If the Feds Managed Time Like They Manage Money

By Mike Johnson

So we just got to enjoy the benefits of an extra hour of time. Setting the clock back to gain a 25-hour day is a fall ritual that must be repaid with a 23-hour day each spring. We borrow the hour now and pay it back in 6 months. A nice, balanced system.

But what if the federal government realized that voters like that extra hour? What if they realize that creating time out of thin air is easier and even more valuable than creating money out of thin air? What if the Feds started managing time like they manage money?

Adding an extra hour to our days is easy for the government to grant. An hour here, an hour there, free of charge. The voters love it! But it's a slippery slope. Soon we get used to that extra hour and start to demand it every day. Soon the AARP is writing Congress demanding that extra hour to extend the life spans of its members. Hollywood celebrities demand the clock be turned back every day to stay younger. Retailers insist the clock be turned back to extend the Christmas shopping season.

The Feds wonder if it is fair to give everyone the exact same portion of the extra time. Should the extra time be distributed by need or by the ability to spend it wisely?

The Democrats want to take the hour from the rich and give it to the poor because the poor need more time to earn more money. Republicans want to give the hour to those who are more productive as an incentive to all -- the more one accomplishes, the more time one earns. Libertarians demand that the clock be left alone because the constitution does not give Feds the authority to mess with time.

But the Democrats are the majority so the poor get the extra hour and as a side benefit, everyone in Congress starts earning their pensions sooner. The rich have less time to expand their businesses so the poor get laid off, the Republicans get ticked off and the Libertarians say "We told you so."

The Feds are surprised when spring arrives and so much extra time has been given away that it would take losing a full WEEK to even up the clock. Citizens won't stand for "Fall back an hour, Spring forward a Week," so Congress defers the reckoning. Let it ride, they say. Deficit time-keeping is good for the economy.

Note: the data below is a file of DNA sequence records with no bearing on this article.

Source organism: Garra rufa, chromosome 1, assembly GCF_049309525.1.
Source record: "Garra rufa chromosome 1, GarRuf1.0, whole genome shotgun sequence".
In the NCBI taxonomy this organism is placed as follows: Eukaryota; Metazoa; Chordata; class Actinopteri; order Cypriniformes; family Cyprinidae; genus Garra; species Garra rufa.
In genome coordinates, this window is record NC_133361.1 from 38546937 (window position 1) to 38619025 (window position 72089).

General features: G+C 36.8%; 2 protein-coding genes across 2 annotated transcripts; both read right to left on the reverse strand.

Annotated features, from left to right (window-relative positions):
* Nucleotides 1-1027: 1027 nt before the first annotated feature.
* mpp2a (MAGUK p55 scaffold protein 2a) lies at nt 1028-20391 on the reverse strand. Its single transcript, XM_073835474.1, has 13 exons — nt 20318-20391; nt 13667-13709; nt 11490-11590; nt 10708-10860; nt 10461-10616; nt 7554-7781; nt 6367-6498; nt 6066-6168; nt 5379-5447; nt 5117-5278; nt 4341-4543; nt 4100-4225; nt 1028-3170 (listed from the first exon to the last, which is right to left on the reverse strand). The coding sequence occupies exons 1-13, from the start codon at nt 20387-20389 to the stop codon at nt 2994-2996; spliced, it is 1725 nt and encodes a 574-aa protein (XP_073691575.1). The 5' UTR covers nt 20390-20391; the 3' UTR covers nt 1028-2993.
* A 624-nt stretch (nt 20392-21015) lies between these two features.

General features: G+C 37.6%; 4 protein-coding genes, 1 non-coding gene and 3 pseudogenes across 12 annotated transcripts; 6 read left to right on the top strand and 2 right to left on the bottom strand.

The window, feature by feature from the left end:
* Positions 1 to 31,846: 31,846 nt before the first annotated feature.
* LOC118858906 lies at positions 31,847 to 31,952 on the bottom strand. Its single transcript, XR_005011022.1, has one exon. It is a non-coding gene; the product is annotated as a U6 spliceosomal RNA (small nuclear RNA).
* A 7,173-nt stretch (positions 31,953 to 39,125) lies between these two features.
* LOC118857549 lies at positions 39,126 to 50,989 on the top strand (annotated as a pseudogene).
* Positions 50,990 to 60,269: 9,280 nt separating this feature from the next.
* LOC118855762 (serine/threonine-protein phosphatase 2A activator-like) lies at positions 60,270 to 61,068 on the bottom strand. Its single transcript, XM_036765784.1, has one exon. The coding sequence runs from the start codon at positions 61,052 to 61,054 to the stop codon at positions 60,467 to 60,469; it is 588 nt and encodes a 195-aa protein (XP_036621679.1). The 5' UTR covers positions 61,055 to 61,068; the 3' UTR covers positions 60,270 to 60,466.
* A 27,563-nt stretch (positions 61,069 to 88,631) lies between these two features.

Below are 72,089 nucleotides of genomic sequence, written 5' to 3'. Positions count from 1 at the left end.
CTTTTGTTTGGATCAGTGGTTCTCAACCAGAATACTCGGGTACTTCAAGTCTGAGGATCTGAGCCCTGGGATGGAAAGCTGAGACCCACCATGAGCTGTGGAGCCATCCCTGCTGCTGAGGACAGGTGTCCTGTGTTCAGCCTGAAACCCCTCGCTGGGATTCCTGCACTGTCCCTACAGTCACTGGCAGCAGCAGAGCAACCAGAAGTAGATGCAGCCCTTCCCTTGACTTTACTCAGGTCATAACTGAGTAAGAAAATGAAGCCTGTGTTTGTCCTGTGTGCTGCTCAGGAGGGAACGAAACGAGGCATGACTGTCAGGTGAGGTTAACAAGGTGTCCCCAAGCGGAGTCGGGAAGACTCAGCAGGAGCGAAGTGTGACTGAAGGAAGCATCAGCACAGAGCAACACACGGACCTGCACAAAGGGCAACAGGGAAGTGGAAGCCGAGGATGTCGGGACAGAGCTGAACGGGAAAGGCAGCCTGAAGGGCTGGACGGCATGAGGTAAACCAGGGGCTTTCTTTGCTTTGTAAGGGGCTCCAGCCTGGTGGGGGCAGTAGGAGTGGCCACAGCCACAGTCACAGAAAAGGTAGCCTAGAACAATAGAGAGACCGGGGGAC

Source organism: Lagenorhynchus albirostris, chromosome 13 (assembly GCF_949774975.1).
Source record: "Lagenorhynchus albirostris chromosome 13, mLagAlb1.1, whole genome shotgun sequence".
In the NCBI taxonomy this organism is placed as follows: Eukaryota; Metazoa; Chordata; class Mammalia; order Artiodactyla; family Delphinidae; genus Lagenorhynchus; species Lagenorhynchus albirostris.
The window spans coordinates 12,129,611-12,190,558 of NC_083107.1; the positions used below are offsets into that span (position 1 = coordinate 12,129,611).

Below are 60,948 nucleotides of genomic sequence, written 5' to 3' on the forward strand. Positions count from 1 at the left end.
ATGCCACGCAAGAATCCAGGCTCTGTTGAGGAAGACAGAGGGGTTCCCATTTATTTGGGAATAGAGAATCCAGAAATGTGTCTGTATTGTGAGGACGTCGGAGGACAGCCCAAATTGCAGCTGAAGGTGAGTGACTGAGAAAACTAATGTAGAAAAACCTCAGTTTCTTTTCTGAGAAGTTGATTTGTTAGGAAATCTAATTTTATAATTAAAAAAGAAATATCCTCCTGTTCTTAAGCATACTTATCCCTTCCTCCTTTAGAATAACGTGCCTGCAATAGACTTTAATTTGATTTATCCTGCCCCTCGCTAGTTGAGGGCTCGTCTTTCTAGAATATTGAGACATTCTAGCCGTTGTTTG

But soon an hour a day isn't enough. People start demanding "Weekend Savings Time" where Mondays are automatically reset to Sundays. Weekends are longer and work weeks are shorter. The Fed complies because the voters demand it and the Fed is nothing if not good at pandering to voters. Leave all those deficit Mondays and deficit hours to the next administration to worry about.

Then someone realizes that China is time-starved on work weeks and would be happy to take our Mondays in exchange for goods they produce on the extra work day. Why work on Mondays when we can trade them for goods someone else makes for us? These transactions are handled quietly, privately and so painlessly that they continue for years. Over the years we buy so many goods that we now owe China our Saturdays and Sundays too.

That leaves us with just Tuesdays through Fridays and Congress deems Fridays the new "weekend" because Americans won't work four days a week with no time off.

But thankfully the Mexicans will do the time that Americans won't do so we stop enforcing the immigration rules and let the Mexicans have Tuesday through Thursday. They are happy to get the workdays and we are happy to let them have them.

So Americans are now left with one day in the week, Perpetual Friday, which is now a non-work weekend.

China now owns all our Saturdays, Sundays and Mondays. Mexico owns all our Tuesdays, Wednesdays and Thursdays. And America isn't producing anything because it only has Perpetual Fridays, America's day off.

We soon discover we can't survive without producing anything ourselves so we start trading a few hours on Fridays for the food that keeps us alive. We start by trading the overnight hours when everyone sleeps. But soon that is not enough and we trade the 6am to noon time block. Then the noon to 6 pm time period. Bit by bit, our days get shorter, ever shorter, until finally the clock strikes midnight and we realize the moral of this story.

America can't live on borrowed time forever.

Mike Johnson is a writer & entrepreneur who publishes the daily news aggregating website EverythingCody.com . He can also be reached at MikeJohnson.biz .